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Riot Fest: Mastodon

Live Review

Venue: Humboldt Park, Chicago

Atlanta prog-metal behemoths batter the Windy City

Mastodon aren't afraid of a little rain. After all, they wrote an entire album based on Moby Dick, so the wet conditions actually suit them and their monolithic music. They don't play long, but for the 45 minutes they're onstage, they are the thunder to the downpour that shows no signs of letting up. It doesn't matter.

As they crash through a set focused almost entirely on songs from this year's Once More 'Round The Sun, they deliver what's surely the heaviest set of the weekend. That's saying something, given there's only time for six songs. They start with the powerful, pulsating rage of Tread Lightly, its swirling, hypnotic force setting the intense, unrelenting tone of what follows. The new album's title track is similarly intense and overwhelming, the ever imposing, ever threatening Brent Hinds taking charge and installing a sense of both fear and reverie into a crowd who, though drenched, look like they can't even feel the rain anymore. Rather, they've become part of the storm itself, lost inside its sludgy cadences.Oblivion takes on a life of its own, too, soaring with a psychedelic delirium that's only intensified by both the weather and the band's assertive, aggressive performance.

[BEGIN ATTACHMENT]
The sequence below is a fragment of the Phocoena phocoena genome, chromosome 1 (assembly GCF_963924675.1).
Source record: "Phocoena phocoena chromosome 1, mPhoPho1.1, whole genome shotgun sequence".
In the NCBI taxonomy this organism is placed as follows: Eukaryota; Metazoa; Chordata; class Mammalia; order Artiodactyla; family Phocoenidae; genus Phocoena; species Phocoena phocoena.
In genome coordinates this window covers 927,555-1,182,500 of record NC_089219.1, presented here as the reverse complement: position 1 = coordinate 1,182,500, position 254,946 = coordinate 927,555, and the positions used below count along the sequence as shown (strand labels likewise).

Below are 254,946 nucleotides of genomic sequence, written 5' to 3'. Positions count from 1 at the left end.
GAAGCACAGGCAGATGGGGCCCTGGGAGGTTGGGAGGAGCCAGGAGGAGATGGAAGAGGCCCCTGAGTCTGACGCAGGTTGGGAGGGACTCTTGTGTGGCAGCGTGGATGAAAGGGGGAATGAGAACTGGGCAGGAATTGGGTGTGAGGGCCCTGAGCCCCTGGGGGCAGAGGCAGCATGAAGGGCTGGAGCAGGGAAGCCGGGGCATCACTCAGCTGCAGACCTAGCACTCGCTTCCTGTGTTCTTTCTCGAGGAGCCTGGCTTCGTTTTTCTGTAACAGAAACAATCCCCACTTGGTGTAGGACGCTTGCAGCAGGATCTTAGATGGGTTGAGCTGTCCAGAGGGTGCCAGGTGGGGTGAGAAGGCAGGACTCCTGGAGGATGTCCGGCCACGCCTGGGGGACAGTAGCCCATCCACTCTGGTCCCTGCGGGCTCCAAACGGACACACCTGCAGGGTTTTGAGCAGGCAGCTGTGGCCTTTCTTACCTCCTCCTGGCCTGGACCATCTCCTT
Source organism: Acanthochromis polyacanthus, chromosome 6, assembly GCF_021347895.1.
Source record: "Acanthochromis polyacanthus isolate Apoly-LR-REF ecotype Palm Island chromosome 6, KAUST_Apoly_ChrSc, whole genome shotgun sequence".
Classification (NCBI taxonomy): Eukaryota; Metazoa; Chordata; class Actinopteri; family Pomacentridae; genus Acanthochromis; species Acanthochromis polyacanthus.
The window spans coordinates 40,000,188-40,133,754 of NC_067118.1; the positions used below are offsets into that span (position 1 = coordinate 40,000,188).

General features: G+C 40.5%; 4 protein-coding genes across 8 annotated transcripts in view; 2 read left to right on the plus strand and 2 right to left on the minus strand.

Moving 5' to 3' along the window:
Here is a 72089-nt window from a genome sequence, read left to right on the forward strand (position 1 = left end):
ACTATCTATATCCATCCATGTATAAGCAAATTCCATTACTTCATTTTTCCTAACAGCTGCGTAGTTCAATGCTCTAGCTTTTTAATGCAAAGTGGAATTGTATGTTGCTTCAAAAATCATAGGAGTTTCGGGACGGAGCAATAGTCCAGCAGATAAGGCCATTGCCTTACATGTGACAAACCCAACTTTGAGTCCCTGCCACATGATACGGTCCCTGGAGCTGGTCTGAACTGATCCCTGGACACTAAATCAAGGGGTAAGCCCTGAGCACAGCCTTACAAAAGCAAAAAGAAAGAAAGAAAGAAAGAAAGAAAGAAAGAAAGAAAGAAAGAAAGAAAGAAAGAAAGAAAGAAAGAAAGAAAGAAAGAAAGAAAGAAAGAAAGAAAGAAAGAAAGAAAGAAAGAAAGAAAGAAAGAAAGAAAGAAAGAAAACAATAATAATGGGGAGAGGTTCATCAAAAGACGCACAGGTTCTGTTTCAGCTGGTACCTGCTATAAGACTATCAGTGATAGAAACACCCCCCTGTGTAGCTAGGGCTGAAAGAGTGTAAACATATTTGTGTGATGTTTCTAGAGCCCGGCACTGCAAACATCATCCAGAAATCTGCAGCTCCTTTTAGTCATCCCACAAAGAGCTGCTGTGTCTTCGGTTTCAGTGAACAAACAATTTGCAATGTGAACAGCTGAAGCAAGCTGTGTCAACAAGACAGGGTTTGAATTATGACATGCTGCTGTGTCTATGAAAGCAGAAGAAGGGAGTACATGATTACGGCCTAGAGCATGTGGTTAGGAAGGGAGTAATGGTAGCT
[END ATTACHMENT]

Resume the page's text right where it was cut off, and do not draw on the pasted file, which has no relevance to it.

And even though it seems impossible, the band step it up a gear at the end. Both The Motherload and High Road are magnificent, two resplendent songs which seem to shake the whole foundation of the earth. As the rain pours down, it feels almost Biblical, apocalyptic - as if this is the rain that will bring about the end the world. And of course that's hyperbole, but that's the thing with Mastodon - they make you want to believe it. As such, they turn the worst possible day on its head. The rain and cold that had ruined everything for everyone are finally given purpose, and the resulting frostbite and frozen bones are absolutely worth it.

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